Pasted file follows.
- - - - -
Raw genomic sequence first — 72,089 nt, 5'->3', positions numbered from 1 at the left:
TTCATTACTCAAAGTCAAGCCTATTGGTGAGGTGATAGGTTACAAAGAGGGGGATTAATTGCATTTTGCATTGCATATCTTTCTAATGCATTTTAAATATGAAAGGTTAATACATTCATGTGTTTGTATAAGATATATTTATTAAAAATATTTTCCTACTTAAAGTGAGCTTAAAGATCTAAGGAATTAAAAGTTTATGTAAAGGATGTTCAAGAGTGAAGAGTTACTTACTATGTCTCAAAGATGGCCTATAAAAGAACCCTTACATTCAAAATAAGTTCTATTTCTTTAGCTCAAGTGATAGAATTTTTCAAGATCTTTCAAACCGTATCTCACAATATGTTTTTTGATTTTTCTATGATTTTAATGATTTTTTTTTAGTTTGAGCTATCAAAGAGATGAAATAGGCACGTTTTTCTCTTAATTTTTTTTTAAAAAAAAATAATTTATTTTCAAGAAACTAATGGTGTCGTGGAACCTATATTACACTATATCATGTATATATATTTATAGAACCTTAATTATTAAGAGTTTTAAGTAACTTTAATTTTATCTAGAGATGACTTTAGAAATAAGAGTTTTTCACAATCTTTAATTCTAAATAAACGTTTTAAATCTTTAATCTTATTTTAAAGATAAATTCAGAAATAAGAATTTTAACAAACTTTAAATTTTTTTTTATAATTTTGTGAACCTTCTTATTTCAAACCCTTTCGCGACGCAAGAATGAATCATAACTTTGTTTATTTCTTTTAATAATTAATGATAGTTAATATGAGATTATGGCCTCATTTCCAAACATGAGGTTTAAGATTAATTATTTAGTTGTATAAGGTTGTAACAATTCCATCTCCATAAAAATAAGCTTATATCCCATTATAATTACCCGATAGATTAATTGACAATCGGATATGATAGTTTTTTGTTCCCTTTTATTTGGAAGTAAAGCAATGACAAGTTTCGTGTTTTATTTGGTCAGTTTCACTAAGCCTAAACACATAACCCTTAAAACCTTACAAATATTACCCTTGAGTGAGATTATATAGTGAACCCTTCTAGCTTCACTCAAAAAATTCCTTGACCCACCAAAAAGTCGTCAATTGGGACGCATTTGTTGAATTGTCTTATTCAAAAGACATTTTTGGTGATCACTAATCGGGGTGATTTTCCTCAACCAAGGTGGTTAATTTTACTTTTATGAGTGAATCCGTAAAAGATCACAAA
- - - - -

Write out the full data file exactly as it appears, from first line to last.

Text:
Raw genomic sequence first — 72,089 nt, 5'->3', positions numbered from 1 at the left:
TTCATTACTCAAAGTCAAGCCTATTGGTGAGGTGATAGGTTACAAAGAGGGGGATTAATTGCATTTTGCATTGCATATCTTTCTAATGCATTTTAAATATGAAAGGTTAATACATTCATGTGTTTGTATAAGATATATTTATTAAAAATATTTTCCTACTTAAAGTGAGCTTAAAGATCTAAGGAATTAAAAGTTTATGTAAAGGATGTTCAAGAGTGAAGAGTTACTTACTATGTCTCAAAGATGGCCTATAAAAGAACCCTTACATTCAAAATAAGTTCTATTTCTTTAGCTCAAGTGATAGAATTTTTCAAGATCTTTCAAACCGTATCTCACAATATGTTTTTTGATTTTTCTATGATTTTAATGATTTTTTTTTAGTTTGAGCTATCAAAGAGATGAAATAGGCACGTTTTTCTCTTAATTTTTTTTTAAAAAAAAATAATTTATTTTCAAGAAACTAATGGTGTCGTGGAACCTATATTACACTATATCATGTATATATATTTATAGAACCTTAATTATTAAGAGTTTTAAGTAACTTTAATTTTATCTAGAGATGACTTTAGAAATAAGAGTTTTTCACAATCTTTAATTCTAAATAAACGTTTTAAATCTTTAATCTTATTTTAAAGATAAATTCAGAAATAAGAATTTTAACAAACTTTAAATTTTTTTTTATAATTTTGTGAACCTTCTTATTTCAAACCCTTTCGCGACGCAAGAATGAATCATAACTTTGTTTATTTCTTTTAATAATTAATGATAGTTAATATGAGATTATGGCCTCATTTCCAAACATGAGGTTTAAGATTAATTATTTAGTTGTATAAGGTTGTAACAATTCCATCTCCATAAAAATAAGCTTATATCCCATTATAATTACCCGATAGATTAATTGACAATCGGATATGATAGTTTTTTGTTCCCTTTTATTTGGAAGTAAAGCAATGACAAGTTTCGTGTTTTATTTGGTCAGTTTCACTAAGCCTAAACACATAACCCTTAAAACCTTACAAATATTACCCTTGAGTGAGATTATATAGTGAACCCTTCTAGCTTCACTCAAAAAATTCCTTGACCCACCAAAAAGTCGTCAATTGGGACGCATTTGTTGAATTGTCTTATTCAAAAGACATTTTTGGTGATCACTAATCGGGGTGATTTTCCTCAACCAAGGTGGTTAATTTTACTTTTATGAGTGAATCCGTAAAAGATCACAAA